24. 24. A Practical Guide to Meditation That Really Worksbreathing and make the breath deliberately long and slow, feeling with greaterintensity the breath as it goes in and out of your body. This can build alertness inthe mind and shake off any cobwebs.Perhaps you might try an open-eye meditation, or a walking meditation. Both ofthese are very effective and certainly get over the problem of falling asleep.Finally, think about changing the time and/or location of your meditations. Itmay be better to meditate earlier, before you get tired or in a place with better ordifferent energy, such as in the garden or a local park rather than in the confinesof four walls. Energy really does make a difference. Restlessness The classic simile for the nature of mind is it being like a monkey. It is always grabbing at things that fascinate it; sensory objects, stimulants, colors, shapes, running endlessly and seemingly without a break from one things to next like a ceaseless game of word association played all on its own. It is restlessness of the mind that, I would argue, many people find most difficult to come to terms with because they perceive this restlessness as a failure to concentrate or to focus. So they give up. It is understandable, of course, especially if you have been led to believe that meditation is about being calm, focussed and serene. Thus, it is somewhat of a shock for people to sit and realize that their own mind, thething they think they know the best about themselves, is actually completely outof control and filled with accumulated junk that they didn’t even know theyowned.What if you went about your meditation with the intention of being grateful forwhat you have, not desiring what you do not have? Disappointment inmeditation is always a creation of trying to be something that you are not, ordiscovering parts of yourself that you don’t like and don’t want to see. Truemeditation is discovering who you truly are without judgment, withoutdisappointment, without expectation.So, the practice of observing whatever it is you find when you are meditating iscrucial to overcoming the monkey mind. What you must avoid is trying to forcethe mind to stop thinking. It is like pushing against a wall of ego. The harder youpush, the harder it will push back and you will never break down a wall just bewww.michaelpaulstephens.com   24
  25. 25. A Practical Guide to Meditation That Really Workspushing. It will take time, but you must let the wall rot away, which it will do ifyou stop building it with more and more energy. Simply observe the monkeymind, observe who you are, observe its changing nature and, over time, it willcalm itself because the energy that you have fed it over the course of you lifethus far will one day be exhausted.And then you will be able to observe what is left.DoubtThe last but certainly not least of thebarriers is doubt. This can take manyforms, each of which undermine thewhole intention of your meditation.Prior to meditation, you may wonder,“Why bother?”, or “I hope I don’thave an unfocussed session again”,which instantly places doubt andexpectation on the whole endeavor.What is clear about meditation is thatstarting with doubt will impact uponeverything that happens as you beginsitting. This is why cultivatingcompassion for the meditationobject, compassion for the mind thatobserves it and confidence in theprocess of meditation is essential.Many people may find thatmeditation as a beginner is not asrewarding as they thought it might be.Others will take to it instantly. It is crucial that you maintain a mind that is opento what it receives, which may be bliss, or it may be frustration. Treating bothwith compassion and acceptance avoids doubt.A second way that doubt creeps in is during the meditation proper. If you beginwith plenty of confidence and good will, this can soon ebb away, particularly ifyour ability to focus on the object of meditation is hindered by other barrierssuch as a lack of energy or a monkey mind. It is easy for the beginnerpractitioner to want to give up and scream “This isn’t doing me any good. It’sjust making more frustrated than before I started.”This may be true. But what you encounter whenever your mind begins to sowseeds of doubt, or lurches from object to object or begins to drain energy awayfrom the meditation object, is not a realistic interpretation of what you areexperiencing. It is merely your ego arising with the objection in order todemand attention. It tells you “Wouldn’t it be better if you stopped this nonsenseand went to see a movie instead”, when it wants sensual stimulation. It may say“This will never work. How can doing nothing create something?”, when itwww.michaelpaulstephens.com   25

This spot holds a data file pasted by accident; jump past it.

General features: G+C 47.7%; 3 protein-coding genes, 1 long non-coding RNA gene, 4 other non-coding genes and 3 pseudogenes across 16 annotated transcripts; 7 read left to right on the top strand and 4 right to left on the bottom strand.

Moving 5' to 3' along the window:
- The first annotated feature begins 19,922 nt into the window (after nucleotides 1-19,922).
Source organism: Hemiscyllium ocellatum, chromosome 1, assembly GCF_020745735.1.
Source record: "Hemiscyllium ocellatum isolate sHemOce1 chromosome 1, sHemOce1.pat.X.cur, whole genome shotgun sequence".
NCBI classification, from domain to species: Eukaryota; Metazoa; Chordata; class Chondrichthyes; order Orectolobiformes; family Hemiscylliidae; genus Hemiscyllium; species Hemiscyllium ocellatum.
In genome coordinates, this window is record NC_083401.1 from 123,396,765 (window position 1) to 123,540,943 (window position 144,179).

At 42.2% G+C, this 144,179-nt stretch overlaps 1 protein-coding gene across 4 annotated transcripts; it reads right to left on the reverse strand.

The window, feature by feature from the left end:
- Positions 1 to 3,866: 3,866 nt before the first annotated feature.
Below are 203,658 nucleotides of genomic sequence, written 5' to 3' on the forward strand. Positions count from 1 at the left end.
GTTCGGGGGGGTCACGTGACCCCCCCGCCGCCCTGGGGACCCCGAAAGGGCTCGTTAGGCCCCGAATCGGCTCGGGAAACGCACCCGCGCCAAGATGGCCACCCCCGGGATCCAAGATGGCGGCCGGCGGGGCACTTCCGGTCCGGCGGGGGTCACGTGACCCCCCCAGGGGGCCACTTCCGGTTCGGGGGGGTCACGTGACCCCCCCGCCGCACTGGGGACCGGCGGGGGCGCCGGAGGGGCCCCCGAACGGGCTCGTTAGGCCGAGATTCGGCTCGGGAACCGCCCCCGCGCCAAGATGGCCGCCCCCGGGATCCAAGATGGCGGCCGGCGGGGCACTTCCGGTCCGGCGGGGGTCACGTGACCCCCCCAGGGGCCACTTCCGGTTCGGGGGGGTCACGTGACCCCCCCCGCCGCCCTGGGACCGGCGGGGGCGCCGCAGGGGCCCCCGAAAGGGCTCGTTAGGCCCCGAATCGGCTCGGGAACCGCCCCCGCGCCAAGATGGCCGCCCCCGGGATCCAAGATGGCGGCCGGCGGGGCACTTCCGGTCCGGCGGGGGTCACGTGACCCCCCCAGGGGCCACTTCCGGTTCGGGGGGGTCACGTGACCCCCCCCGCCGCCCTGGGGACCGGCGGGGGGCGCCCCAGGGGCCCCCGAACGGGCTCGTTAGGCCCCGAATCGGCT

26. 26. A Practical Guide to Meditation That Really Workswants you to be full of doubt and to give up your gentle diffusion of the energyupon which ego thrives. There are many ways, and all the barriers to meditationare the ego placing hindrances in your way, some of which may seeminsurmountable but, of course, they never are.You have spent many years in the future, and many years in the past. Beingpresent is a skill which is unfamiliar to the beginner and even some of the more experienced meditators who are seeking something through their practice, and therefore it seems a little tough. It is even tougher when you don’t make that connection between the very real benefits of meditation and the need to create them in the present moment. It doesn’t seem possible when you’re in the clutches of monkey mind during your meditation, that simply observing the monkey at work is a powerful way by which to diffuse its energy, but it is indeed. The ego will always offer you attractive ways by which to fuel its need for sensual stimulation and activity but it cannot fuel it if you simply watch it working away, becoming more and more tired, more and more exhausted, more and more used up. There will, of course, be many manylayers to your ego and just when you seem to have got it licked, it comes backrenewed, as if born again. But don’t despair, don’t doubt. Faith is a crucial toolin your practice. Look at your masters on your shrine. Remember the greatteachers who were just human beings practicing what you are practicing. Theyhad monkey mind too. They had doubt. They had ill will. But they could do it.And so can you. Practice anew and take each session as a new day, freshthrough the eyes of the child and full of boundless potential.www.michaelpaulstephens.com   26